The INCSR explained that drug traffickers provide weapons and funding to the Afghan insurgency in exchange for the protection of drug trade routes, cultivation fields, laboratories and trafficking organizations. The Taliban generates revenue by taxing drugs trafficked through areas they control, it added.

However, the bottom line of the Afghanistan assessment remained stark and incontrovertible: Since the United States charged into Afghanistan in late 2001 and stayed to remake the country into a modern, Westernized, secular democracy and unified state, drug addiction among the Afghan people has soared.

Afghanistan today has one of the highest substance abuse rates in the world with an estimated 3 million people being addicted, or 11 percent of the population, the INCSR flatly stated.

This depressing dynamic is not limited to Muslim nations. The INCSR country report on Ukraine tells a similar story: The Kiev government officially lists just over 68,000 registered drug addicts, but the real number may be as high as half a million people, it said.

“The number of registered drug addicts was 68,220 as of May 2015,” the report stated. “However, various experts estimate the actual total number of people with substance use disorders in Ukraine could be as high as 500,000.”

Heroin from Afghanistan is trafficked through the Caucasus and Turkey before passing through Ukraine while cocaine originating from South America is moved through Ukrainian seaports and airports for both domestic use and further transit to European Union nations, the report explained.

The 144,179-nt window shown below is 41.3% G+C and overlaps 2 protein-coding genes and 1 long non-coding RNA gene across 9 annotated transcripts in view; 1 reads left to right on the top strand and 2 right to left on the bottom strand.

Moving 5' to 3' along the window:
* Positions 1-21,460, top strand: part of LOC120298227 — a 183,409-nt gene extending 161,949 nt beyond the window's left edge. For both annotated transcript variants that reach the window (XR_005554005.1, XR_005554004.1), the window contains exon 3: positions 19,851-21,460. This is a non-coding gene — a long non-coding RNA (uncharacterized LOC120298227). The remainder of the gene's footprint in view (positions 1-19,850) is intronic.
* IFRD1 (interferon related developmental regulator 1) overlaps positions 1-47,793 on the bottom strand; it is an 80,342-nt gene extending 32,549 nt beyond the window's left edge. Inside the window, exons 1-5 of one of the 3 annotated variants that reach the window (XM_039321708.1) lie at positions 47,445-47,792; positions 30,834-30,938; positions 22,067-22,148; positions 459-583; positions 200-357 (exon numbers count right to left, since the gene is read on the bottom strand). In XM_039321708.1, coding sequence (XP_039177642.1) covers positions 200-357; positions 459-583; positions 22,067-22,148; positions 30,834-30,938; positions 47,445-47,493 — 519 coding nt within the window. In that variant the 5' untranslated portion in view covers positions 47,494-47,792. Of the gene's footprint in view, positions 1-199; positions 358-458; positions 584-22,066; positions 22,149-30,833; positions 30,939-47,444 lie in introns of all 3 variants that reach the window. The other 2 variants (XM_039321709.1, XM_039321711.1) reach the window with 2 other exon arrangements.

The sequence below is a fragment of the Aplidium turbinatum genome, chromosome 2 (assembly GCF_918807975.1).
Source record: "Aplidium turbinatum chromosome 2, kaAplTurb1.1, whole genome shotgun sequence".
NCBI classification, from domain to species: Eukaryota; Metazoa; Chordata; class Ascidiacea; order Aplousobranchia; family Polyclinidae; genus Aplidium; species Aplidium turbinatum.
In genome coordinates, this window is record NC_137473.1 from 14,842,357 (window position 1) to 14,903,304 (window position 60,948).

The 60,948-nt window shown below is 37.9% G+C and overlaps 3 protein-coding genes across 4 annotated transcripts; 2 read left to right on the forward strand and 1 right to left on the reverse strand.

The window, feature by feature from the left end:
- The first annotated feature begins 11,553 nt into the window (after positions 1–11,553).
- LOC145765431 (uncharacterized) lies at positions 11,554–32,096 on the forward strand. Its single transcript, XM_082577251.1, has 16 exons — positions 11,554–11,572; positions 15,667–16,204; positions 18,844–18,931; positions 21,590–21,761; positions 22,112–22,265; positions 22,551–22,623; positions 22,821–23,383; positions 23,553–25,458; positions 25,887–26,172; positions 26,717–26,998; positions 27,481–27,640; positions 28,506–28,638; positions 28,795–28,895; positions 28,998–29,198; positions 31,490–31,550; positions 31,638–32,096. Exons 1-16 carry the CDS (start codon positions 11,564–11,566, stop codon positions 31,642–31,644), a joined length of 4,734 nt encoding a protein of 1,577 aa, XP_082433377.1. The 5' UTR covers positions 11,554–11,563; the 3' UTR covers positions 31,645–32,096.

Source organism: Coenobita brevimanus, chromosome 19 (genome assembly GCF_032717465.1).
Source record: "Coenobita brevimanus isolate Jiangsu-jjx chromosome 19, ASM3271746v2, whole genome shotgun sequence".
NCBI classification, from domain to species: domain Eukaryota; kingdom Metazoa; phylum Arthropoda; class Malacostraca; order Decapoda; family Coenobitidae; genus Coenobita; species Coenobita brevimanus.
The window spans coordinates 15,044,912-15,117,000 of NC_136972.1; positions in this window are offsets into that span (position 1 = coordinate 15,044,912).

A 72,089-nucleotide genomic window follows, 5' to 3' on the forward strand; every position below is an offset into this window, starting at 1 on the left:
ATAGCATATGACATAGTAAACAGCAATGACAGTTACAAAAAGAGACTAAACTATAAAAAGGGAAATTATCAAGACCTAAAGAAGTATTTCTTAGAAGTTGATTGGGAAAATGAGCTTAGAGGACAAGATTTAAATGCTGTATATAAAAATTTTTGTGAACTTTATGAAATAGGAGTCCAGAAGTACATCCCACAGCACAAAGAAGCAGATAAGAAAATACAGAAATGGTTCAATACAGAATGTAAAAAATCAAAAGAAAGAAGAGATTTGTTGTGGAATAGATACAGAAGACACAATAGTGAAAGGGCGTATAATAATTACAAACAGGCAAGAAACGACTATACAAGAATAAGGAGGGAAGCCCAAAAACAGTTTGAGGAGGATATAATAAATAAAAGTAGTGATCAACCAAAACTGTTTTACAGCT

Synthetic drugs are trafficked to Ukraine primarily from Poland, Lithuania and the Netherlands, the report added. Law enforcement officials from other countries have documented that heroin from Afghanistan is also transported into Ukraine via Kosovo, which has become Europe’s main heroin and other drugs’ distribution center.

These trends did not start with the toppling of President Viktor Yanukoyvch’s government in 2014 in the so-called Maidan Revolution. But they have accelerated and gotten far worse under the chaotic rule of current President Petro Poroshenko.

At the very least, the raw data in this year’s INCSR should provoke the Obama administration and leaders in Congress to rethink US policies in the international war on drugs: Wherever one looks, the current trends and hard metrics are not positive.


Martin Sieff is a Global Policy Institute Fellow. He is a national columnist for the Post-Examiner online newspapers in Los Angeles and Baltimore. He has received three Pulitzer Prize nominations for international reporting. Mr. Sieff served as Managing Editor, International Affairs, Chief news Analyst, Defense Industry Editor, and Chief Political Correspondent at United Press International (UPI) from 1999 to 2009. He was Chief Foreign Correspondent for The Washington Times as its Soviet and East European correspondent covering the collapse of communism from 1986 to 1992, and then its State Department correspondent from 1992 to 1999. He is the former Chief Global Analyst at The Globalist. and former senior correspondent for the Asia Pacific Defense Forum.  He is a regular contributor to The Arab Weekly in Doha and to the China Daily. 

He is the author of many books including: The Politically Incorrect Guide to the Middle East (2008); Shifting Superpowers: The New and Emerging Relationship between the United States, China and India (2010); That Should Still Be US: How Thomas Friedman’s Flat World Myths are Keeping Us on Our Knees (2012). Mr. Sieff received his BA and MA in Modern History from Oxford University, and did his graduate studies on the Middle East at the London School of Economics.